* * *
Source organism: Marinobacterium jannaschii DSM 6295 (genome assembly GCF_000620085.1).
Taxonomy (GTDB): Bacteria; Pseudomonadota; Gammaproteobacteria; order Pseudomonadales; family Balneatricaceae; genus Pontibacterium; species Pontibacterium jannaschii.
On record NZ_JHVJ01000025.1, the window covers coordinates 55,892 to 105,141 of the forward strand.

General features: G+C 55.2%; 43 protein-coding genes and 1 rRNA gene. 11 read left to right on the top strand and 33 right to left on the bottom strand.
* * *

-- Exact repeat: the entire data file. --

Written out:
Source organism: Marinobacterium jannaschii DSM 6295 (genome assembly GCF_000620085.1).
Taxonomy (GTDB): Bacteria; Pseudomonadota; Gammaproteobacteria; order Pseudomonadales; family Balneatricaceae; genus Pontibacterium; species Pontibacterium jannaschii.
On record NZ_JHVJ01000025.1, the window covers coordinates 55,892 to 105,141 of the forward strand.

General features: G+C 55.2%; 43 protein-coding genes and 1 rRNA gene. 11 read left to right on the top strand and 33 right to left on the bottom strand.